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  Item Reference: KCLCAL-1982-1983-15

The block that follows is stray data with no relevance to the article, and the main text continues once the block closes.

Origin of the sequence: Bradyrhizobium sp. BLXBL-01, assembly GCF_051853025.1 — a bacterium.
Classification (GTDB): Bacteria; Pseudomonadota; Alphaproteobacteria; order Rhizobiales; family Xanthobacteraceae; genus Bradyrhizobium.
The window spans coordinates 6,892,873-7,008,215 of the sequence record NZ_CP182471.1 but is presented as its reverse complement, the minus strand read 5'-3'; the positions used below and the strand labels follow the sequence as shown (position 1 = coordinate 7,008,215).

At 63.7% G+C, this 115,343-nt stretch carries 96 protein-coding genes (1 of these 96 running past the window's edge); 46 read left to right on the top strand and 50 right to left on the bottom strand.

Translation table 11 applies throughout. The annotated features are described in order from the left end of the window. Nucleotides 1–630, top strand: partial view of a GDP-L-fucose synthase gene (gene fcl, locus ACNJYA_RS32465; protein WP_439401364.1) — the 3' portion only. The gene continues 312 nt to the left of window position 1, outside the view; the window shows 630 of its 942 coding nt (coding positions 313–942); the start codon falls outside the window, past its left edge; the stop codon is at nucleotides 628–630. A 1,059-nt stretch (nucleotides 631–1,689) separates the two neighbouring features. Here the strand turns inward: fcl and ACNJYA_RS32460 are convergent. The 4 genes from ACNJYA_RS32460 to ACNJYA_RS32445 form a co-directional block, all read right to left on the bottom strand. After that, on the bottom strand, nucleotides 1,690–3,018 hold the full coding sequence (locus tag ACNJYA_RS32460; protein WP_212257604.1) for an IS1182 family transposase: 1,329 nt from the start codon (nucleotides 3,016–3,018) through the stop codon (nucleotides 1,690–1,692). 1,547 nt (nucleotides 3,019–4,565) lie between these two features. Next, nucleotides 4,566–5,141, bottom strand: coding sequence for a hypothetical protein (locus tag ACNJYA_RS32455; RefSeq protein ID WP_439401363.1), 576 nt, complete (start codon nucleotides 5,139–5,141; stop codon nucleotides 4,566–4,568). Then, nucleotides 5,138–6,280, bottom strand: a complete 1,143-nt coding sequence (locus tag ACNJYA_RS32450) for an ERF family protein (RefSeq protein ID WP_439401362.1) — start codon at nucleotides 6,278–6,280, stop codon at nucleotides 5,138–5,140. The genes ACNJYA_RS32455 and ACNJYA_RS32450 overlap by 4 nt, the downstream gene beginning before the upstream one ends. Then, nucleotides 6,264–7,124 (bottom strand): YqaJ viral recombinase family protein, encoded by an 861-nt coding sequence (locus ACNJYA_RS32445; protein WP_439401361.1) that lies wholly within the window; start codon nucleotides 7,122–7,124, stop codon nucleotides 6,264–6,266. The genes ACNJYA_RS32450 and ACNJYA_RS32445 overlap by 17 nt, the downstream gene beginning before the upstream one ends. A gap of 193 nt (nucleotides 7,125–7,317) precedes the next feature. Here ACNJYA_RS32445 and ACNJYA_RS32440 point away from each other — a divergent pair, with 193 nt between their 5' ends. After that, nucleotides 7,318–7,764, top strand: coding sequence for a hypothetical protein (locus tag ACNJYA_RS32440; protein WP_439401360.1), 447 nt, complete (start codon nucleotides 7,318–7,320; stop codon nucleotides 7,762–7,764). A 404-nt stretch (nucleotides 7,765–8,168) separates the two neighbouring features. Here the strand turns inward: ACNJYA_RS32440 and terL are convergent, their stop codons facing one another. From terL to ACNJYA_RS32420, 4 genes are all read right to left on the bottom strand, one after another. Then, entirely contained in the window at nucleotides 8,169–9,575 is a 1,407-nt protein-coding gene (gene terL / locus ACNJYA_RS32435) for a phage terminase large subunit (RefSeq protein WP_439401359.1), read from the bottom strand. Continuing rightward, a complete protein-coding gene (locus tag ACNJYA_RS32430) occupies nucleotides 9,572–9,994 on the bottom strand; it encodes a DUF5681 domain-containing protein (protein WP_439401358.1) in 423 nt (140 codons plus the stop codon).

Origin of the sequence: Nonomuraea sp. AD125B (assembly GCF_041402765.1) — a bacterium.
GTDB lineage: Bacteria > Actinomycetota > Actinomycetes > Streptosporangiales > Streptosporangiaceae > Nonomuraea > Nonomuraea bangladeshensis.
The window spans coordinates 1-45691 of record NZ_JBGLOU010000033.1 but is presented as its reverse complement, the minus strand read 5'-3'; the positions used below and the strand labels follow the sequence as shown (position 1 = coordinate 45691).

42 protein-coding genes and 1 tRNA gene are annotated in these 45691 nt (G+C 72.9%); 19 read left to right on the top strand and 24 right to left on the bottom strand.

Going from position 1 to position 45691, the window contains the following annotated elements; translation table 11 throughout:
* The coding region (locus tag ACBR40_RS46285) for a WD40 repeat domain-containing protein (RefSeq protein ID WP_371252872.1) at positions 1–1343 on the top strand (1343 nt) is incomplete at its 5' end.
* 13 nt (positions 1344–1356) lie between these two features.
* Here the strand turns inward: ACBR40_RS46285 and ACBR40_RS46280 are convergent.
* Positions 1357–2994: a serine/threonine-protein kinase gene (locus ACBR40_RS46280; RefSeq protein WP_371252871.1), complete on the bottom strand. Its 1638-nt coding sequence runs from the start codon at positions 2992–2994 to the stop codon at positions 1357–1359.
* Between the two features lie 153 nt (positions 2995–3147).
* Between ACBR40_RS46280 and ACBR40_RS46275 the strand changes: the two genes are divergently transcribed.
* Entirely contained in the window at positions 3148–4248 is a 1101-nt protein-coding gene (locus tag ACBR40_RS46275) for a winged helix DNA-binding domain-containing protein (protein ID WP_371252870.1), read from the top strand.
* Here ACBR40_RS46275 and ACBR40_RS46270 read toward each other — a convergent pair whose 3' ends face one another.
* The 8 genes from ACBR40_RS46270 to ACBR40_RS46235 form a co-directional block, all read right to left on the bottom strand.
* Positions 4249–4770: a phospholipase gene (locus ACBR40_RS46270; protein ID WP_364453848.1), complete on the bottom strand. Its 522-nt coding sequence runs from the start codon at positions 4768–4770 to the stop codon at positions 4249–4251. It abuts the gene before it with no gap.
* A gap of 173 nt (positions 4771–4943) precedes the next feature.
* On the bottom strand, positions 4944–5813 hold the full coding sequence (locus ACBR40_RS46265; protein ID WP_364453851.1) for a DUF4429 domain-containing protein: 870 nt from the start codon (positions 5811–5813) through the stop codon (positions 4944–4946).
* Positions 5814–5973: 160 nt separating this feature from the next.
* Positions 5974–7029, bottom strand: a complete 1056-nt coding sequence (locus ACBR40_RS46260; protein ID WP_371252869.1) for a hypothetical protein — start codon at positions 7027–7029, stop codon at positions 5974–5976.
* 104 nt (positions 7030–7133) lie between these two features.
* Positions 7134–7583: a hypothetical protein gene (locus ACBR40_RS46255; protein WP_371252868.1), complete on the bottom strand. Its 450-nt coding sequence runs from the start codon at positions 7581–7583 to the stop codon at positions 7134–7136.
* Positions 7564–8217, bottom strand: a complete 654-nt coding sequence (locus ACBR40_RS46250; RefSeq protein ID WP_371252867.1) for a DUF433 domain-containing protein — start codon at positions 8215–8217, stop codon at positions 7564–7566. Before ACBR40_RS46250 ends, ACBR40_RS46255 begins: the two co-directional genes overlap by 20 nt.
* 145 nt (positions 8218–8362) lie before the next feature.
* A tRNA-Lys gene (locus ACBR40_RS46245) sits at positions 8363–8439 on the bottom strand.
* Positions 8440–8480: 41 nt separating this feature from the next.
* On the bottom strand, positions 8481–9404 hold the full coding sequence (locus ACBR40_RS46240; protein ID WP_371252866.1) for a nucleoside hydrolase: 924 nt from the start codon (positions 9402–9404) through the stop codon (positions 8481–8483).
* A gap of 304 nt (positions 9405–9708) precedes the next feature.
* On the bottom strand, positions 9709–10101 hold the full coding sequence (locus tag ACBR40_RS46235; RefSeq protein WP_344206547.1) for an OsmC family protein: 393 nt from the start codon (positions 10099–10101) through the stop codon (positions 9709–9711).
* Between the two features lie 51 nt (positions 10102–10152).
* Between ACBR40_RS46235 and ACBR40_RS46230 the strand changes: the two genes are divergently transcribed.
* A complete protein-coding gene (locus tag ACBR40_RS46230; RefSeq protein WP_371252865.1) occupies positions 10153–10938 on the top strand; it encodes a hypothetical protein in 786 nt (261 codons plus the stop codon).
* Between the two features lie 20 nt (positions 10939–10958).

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18 Sketch of the Development of King's College the colleges had sought with some persistence to form an independent local teaching university centred on their own educational work that the reconstituted University of London of 1900 came into being Before this complete overhaul of the institutions of London's higher education came about King's College had been providing instruction for young people of various ages and attainments for period of seventy years Nineteenth-century Growth of the College Any expectation that the bench of bishops intended to bring into being professional seminary in the Strand was soon shown to be wrong The theological department was not founded for fifteen years From the beginning no religious bar was imposed upon students The senior department came into being as finishing school with courses in general literature science and religion for young men about to enter business or proceed to another university From 1834 the general course was given greater coherence and three years satisfactory attendance was rewarded by the conferment of the Associateship of the College the oldest and most distinctive award conferred by King's still available to any student who pursues prescribed course The medical department prepared students under the rules of the societies serving the physicians and surgeons of the day and once it had secured an opportunity for extending clinical experience with the opening of King's College Hospital in Portugal Street in 1839 it was able to build up substantial school of medicine For many years however the main activity proceeding under the management of the College council was that of the junior department which in fact offered day-time schooling in traditional and modern subjects to hundreds of sons of London middle-class parents One of its functions was to provide regular fee income for penurious college which was experimenting and not always in rewarding way with professional courses at higher level another was to act as feeder for the senior department King's College School as it was called re- mained in the Strand buildings in the midst of an undergraduate population until its removal in 1897 to Wimbledon it remained under the government of the Council until 1909 Engineering became responsibility of the College in 1839 develop- ing first mainly on the side of architecture and civil engineering and then with the growth of interest in electrical engineering broadening
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